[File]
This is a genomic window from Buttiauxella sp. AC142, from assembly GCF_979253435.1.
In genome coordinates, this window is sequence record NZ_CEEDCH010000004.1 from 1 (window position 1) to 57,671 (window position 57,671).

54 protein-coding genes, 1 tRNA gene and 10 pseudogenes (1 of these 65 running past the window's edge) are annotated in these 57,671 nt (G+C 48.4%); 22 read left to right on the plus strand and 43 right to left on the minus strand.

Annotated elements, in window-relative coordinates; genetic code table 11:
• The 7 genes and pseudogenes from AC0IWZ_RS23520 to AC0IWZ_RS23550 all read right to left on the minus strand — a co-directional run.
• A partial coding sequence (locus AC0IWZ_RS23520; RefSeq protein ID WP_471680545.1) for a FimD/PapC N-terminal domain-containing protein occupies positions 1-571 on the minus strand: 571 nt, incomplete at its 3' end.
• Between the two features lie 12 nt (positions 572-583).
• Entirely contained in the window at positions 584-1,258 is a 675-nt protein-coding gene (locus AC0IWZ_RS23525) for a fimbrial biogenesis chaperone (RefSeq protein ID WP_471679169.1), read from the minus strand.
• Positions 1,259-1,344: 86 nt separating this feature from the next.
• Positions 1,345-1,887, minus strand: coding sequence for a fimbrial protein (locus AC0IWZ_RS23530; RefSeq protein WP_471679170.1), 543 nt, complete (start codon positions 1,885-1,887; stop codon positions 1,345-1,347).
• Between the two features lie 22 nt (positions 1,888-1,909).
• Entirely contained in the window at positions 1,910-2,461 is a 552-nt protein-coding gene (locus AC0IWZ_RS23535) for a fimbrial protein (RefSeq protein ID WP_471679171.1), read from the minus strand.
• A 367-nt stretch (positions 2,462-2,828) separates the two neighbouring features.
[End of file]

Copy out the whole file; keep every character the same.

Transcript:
This is a genomic window from Buttiauxella sp. AC142, from assembly GCF_979253435.1.
In genome coordinates, this window is sequence record NZ_CEEDCH010000004.1 from 1 (window position 1) to 57,671 (window position 57,671).

54 protein-coding genes, 1 tRNA gene and 10 pseudogenes (1 of these 65 running past the window's edge) are annotated in these 57,671 nt (G+C 48.4%); 22 read left to right on the plus strand and 43 right to left on the minus strand.

Annotated elements, in window-relative coordinates; genetic code table 11:
• The 7 genes and pseudogenes from AC0IWZ_RS23520 to AC0IWZ_RS23550 all read right to left on the minus strand — a co-directional run.
• A partial coding sequence (locus AC0IWZ_RS23520; RefSeq protein ID WP_471680545.1) for a FimD/PapC N-terminal domain-containing protein occupies positions 1-571 on the minus strand: 571 nt, incomplete at its 3' end.
• Between the two features lie 12 nt (positions 572-583).
• Entirely contained in the window at positions 584-1,258 is a 675-nt protein-coding gene (locus AC0IWZ_RS23525) for a fimbrial biogenesis chaperone (RefSeq protein ID WP_471679169.1), read from the minus strand.
• Positions 1,259-1,344: 86 nt separating this feature from the next.
• Positions 1,345-1,887, minus strand: coding sequence for a fimbrial protein (locus AC0IWZ_RS23530; RefSeq protein WP_471679170.1), 543 nt, complete (start codon positions 1,885-1,887; stop codon positions 1,345-1,347).
• Between the two features lie 22 nt (positions 1,888-1,909).
• Entirely contained in the window at positions 1,910-2,461 is a 552-nt protein-coding gene (locus AC0IWZ_RS23535) for a fimbrial protein (RefSeq protein ID WP_471679171.1), read from the minus strand.
• A 367-nt stretch (positions 2,462-2,828) separates the two neighbouring features.